You recently published the Women’s Experience of Struggle Against Male Violence: Women’s Counselling Centre 2021 Activity Report. What role do Women’s Counselling Centres play in combating violence? Can you share with us the highlights of your experiences in this field?
There are many institutions and organisations that women can apply to receive support, but these institutions often question women’s decisions and do not allow them to be active subjects in their struggle against violence. As the Foundation for Women’s Solidarity, we build feminist solidarity with the women who apply to our women’s counselling centre. We respect women’s decisions, do not make decisions on their behalf and do not force them to take any steps they are not ready for. Moving away from violent relationships is not easy for anyone. Taking this into consideration, we support women in making their own decisions.
The most important aspect of a feminist women’s counselling centre that empowers women is that it makes visible the system of exploitation behind male violence. We emphasise that women’s bodies, labour, and sexuality are exploited and violence against women is a means of perpetuating this exploitation.
Women may tend to blame themselves for the violence or because they cannot get away from a violent relationship soon enough. In such cases, we talk about the fact that there can be no justification for violence, the effects of being raised and socialised as obedient girls, and the pressure that society puts on women. We point out the steps women take with great courage to get away from the cycle of violence to make them realise how strong they are. Listening to women’s narratives without blaming or judging them and talking about the patriarchal system empowers women. Our women’s counselling centre differs from the counselling centres that do not centralise feminist principles, and it empowers women through the practice of the slogan “the private is political”.
Digital feminism has become a popular concept today. As a feminist organisation that has been active in the field for almost 30 years, can you tell us about the opportunities and limitations that digital media brings to feminist movements?
In times of intense social and political pressure, where freedom of association is prevented, digital media tools can produce creative ways of organising. The pandemic also contributed to this situation. When we did not have the opportunity to meet in person, we met with women on digital platforms and continued our work through digital tools. In addition, the applications to our women’s counselling centre show us that women find us through search engines and social media. We try to be more active on social media and share information about combating violence against women and the support provided by our women’s counselling centre.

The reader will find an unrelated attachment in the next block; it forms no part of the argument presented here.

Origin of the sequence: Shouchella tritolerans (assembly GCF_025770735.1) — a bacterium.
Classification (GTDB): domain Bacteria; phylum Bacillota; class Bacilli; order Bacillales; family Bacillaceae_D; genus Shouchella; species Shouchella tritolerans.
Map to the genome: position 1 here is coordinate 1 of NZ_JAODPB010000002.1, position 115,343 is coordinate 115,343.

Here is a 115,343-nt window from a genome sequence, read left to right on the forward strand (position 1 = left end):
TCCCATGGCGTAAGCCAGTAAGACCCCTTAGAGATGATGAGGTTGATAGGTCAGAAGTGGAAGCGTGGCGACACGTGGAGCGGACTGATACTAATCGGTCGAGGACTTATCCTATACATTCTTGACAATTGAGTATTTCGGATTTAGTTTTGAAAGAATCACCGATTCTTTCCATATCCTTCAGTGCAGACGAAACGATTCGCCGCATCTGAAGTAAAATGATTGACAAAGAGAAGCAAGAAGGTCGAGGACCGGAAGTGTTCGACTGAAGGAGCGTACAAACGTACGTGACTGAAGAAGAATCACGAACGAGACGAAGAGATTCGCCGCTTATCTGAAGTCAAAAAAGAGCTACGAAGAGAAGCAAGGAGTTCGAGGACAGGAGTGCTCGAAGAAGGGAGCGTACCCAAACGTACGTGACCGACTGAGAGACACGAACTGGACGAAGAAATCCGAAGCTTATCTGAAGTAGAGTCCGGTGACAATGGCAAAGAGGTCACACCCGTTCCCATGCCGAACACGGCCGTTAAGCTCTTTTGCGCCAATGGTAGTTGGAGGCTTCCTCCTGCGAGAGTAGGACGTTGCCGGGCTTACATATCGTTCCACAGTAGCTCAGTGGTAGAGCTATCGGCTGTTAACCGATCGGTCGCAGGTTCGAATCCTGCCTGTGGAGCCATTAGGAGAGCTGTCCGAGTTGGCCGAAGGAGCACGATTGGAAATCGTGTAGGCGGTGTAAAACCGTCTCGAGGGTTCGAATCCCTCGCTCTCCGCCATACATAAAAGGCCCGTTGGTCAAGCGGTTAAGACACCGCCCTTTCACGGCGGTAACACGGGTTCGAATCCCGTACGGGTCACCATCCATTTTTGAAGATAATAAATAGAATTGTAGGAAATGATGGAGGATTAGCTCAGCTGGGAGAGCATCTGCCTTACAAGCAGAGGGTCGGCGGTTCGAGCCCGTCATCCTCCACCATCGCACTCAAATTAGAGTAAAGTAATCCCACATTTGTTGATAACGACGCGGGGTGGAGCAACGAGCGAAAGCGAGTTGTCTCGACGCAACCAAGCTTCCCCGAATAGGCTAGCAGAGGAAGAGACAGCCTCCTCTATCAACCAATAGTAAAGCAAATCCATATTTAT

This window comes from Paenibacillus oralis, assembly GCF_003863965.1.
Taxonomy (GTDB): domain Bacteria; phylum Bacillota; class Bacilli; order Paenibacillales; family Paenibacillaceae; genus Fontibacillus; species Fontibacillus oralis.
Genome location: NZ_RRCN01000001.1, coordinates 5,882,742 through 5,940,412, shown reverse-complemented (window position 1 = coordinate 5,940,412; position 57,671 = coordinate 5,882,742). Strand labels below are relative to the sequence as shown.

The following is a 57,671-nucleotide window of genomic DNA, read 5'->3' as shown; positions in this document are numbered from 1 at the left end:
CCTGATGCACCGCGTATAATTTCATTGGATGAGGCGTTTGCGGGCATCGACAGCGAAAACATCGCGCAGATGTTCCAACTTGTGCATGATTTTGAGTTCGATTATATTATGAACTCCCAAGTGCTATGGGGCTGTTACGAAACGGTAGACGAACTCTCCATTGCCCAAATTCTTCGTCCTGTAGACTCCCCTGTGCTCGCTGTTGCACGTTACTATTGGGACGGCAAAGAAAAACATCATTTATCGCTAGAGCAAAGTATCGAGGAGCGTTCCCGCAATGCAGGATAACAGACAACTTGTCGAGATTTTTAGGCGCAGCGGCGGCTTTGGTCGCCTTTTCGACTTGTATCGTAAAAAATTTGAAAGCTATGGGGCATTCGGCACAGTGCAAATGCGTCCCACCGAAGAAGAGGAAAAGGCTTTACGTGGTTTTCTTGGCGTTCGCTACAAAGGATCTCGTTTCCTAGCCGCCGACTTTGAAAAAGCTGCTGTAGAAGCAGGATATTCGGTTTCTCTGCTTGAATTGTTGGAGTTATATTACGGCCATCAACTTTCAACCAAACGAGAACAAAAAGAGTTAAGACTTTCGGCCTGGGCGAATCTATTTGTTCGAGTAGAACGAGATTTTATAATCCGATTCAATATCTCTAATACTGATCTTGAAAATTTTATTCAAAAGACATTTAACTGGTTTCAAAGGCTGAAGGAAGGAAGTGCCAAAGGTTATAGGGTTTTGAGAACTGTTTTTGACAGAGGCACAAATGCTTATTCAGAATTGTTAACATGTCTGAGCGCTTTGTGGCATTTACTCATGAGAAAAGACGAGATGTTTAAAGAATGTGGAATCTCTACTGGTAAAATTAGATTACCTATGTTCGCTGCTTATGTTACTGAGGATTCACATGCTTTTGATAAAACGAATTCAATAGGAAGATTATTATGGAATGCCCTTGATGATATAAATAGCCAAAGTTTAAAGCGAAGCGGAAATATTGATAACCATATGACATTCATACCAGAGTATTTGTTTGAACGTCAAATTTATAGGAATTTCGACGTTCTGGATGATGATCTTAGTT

We point out the steps women take with great courage to get away from the cycle of violence to make them realise how strong they are.
Social media also provides a space for women who have been subjected to violence to make their voices heard when they are silenced by threats, and when they cannot receive sufficient support from institutions, in short when they cannot access justice. We have seen many women sharing their experiences in this way. However, many women also experienced the negative consequences of sharing their stories of being subjected to violence on social media.
Social media and digital platforms can also create misinformation. We try to overcome this by sharing accurate and easily understandable information. They also reduce communication and activism to limited social media activity. No matter how easy and cost-effective, relationships established through digital media are no substitute for face-to-face relationships. Therefore, we try to prioritise direct communication.
With our grant support, you are implementing the project Strengthening Women’s Solidarity through the Women’s Counselling Centre. Can you tell us about the project and its activities?
With this project, we aim to increase the capacity of our women’s counselling centre. We provide free social, psychological, and legal support to women three days a week. With this grant support, another social worker joined us. We started to provide support four days a week so we can now reach more women. As the Foundation for Women’s Solidarity, our primary goal is to ensure the continuity of our women’s counselling centre. In this way, on the one hand, we increase our ability to support more women, and on the other hand, we improve our advocacy capacity regarding the nonfunctional aspects of the mechanisms of combating violence that we monitor through women’s experiences.
About the Foundation for Women’s Solidarity
The Foundation for Women’s Solidarity is an independent women’s organisation that aims to combat all kinds of violence against women. The foundation provides social, legal and psychological support to women, organises trainings on combating violence against women for the professional staff of public institutions and civil society organisations, and awareness-raising activities targeting the public.